My ‘Left’ friends are mad at me now that the climate debate/ discussion has shifted, at least temporarily, from Save the World to Why Did We Fail? Here is what a former Enron executive (his name will remain confidential) emailed me a few days ago:
Rob- shame on you. The [Breakthrough Institute] article [Apocalypse Fatigue: Losing the Public on Climate Change] names only 3 reasons why the U.S. will not address climate mitigation: far off threat, greed, and telling them what they don’t want to hear. It ignores the real reason: the constant effort from people like yourself to undermine the case for action with its ancillary affect of dividing the country and paralyzing the system.
Then the sarcasm comes in:
I am not being facetious: you should pat yourself on that back for helping create an atmosphere that will prevent any meaningful action on the false threat of climate change from happening in this country. It is a proud moment and credit to your hard work. I tip my hat.
Now, there are a lot of people who would love to take credit for helping to derail any piece of all pain-no gain legislation. But Waxman-Markey probably would not pass the House today if a re-vote were taken, and even some Democratic Senators know that being Democrat includes not needlessly increasing energy prices for their constituents.
Still, I took some offense at this email and wrote back in all seriousness:
I am surprised …. I thought you were having second doubts about the increasingly false alarm of high-sensitivity warming. And to me the lessons of Enron include the fake green stuff we were doing–and the fake stuff that [our old colleague Jim] Rogers [of Duke Energy] is doing at the expense of his customers and broader society.
[Texas A&M Distinguished Professor of Atmospheric Sciences and Oceanography] Jerry North told me just last week that he is more convinced than ever that the warming is at the very bottom of the IPCC range, which some top climate economists say makes CO2 a positive externality, not a negative one. We have peer-reviewed articles on how feedback effects are not the big amplifiers that the models (must) assume.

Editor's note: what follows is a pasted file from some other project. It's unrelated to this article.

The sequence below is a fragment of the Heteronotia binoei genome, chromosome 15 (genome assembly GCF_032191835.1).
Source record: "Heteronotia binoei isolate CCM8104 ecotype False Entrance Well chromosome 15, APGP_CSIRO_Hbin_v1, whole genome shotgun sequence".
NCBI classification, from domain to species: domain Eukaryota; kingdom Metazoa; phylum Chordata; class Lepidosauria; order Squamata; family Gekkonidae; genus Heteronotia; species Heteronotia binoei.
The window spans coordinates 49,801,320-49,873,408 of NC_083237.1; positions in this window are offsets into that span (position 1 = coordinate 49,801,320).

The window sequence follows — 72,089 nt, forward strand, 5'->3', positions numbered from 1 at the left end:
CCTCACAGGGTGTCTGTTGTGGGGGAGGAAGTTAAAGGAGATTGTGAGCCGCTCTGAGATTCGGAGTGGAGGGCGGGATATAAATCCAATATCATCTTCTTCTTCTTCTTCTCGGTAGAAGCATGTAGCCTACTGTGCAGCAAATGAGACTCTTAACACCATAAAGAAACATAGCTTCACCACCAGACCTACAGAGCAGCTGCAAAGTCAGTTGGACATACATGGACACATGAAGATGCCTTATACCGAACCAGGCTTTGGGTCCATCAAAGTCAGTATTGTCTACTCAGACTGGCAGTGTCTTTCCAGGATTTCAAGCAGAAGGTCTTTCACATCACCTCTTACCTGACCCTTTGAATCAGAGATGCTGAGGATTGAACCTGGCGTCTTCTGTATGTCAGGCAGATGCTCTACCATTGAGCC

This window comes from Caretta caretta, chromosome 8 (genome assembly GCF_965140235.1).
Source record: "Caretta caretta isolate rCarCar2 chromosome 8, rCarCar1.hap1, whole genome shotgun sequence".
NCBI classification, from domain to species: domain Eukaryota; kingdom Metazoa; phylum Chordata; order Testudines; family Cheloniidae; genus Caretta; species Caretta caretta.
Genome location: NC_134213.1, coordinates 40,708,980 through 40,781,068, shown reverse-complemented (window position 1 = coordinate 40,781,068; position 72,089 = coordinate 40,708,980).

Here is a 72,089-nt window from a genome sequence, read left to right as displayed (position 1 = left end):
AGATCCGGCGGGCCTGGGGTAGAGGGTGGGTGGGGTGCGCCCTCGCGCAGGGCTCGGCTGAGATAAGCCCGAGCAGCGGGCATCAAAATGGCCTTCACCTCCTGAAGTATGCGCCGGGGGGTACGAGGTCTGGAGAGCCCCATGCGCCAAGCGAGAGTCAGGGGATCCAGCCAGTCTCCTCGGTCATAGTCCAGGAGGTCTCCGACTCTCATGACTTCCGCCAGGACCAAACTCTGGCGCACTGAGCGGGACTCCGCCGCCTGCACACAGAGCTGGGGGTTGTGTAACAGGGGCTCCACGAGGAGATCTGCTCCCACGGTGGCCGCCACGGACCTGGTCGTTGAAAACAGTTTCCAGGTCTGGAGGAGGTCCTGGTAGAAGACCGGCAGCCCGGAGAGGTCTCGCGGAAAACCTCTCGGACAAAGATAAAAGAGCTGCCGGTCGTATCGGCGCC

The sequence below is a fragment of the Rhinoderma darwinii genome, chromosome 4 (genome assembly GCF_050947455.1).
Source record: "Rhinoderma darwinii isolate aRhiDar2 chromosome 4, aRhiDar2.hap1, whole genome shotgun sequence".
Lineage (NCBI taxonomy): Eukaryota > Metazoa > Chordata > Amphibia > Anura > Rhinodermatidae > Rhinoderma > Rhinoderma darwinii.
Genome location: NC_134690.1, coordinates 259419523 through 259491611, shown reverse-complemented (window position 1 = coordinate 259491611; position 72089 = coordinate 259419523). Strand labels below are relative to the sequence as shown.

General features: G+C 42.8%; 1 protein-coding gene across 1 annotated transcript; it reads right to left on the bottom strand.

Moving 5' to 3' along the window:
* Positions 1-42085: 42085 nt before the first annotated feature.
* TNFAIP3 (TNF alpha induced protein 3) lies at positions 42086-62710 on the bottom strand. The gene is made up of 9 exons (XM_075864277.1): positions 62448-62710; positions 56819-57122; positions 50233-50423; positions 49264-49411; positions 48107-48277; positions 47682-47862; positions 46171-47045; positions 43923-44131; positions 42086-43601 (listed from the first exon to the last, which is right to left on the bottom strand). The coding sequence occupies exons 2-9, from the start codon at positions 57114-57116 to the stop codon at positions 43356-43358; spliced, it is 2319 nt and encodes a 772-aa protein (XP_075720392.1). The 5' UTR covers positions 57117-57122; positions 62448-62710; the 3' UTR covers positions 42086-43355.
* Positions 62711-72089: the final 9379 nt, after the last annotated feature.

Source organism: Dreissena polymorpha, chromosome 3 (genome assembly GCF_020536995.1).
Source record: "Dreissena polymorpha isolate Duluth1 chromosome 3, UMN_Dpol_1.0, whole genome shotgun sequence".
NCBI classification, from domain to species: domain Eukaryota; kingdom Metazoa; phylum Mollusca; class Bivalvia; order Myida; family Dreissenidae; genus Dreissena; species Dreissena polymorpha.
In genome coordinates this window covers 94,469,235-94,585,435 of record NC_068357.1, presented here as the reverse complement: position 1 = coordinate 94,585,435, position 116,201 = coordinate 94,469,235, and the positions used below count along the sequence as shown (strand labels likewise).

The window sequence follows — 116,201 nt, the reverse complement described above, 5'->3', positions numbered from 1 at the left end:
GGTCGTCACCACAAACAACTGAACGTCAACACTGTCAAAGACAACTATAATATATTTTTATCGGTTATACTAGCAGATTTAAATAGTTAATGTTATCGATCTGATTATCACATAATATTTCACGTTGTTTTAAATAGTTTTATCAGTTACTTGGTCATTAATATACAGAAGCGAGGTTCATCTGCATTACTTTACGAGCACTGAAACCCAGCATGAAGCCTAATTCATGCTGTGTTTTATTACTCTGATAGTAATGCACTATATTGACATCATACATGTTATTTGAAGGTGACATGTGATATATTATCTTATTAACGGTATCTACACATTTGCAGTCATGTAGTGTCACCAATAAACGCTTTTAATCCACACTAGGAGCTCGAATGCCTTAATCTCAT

I am proud to do whatever I can to get 1.5 billion people off wood and dung and on to diesel and coal. What I am not proud of is all the money that my side and the other side are spending to cancel each other out–all this money should go to human needs, the arts, and plain old savings and investment.
My colleague did not offer a rebuttal but lightened the climate subject in his next communication. We are buddies. We have learned much from each other and are Enron survivors.
Still, I wondered how the open-minded Left (not those like Joe Romm and his following, who are addicted to climate alarmism and will need to go through the denial-anger-sadness-acceptance cycle of recovery) will cope with the reality that politics cannot effectively address the problem as they even see it.
But there are reasons why even the Environmental Left should get off the climate alarmism bandwagon with its open-ended, pernicious public-policy program.
Perhaps other reasons can be added to this list. Suffice it to say the current carbon crusade has unintended consequences for even its proponents. Is it time to move on?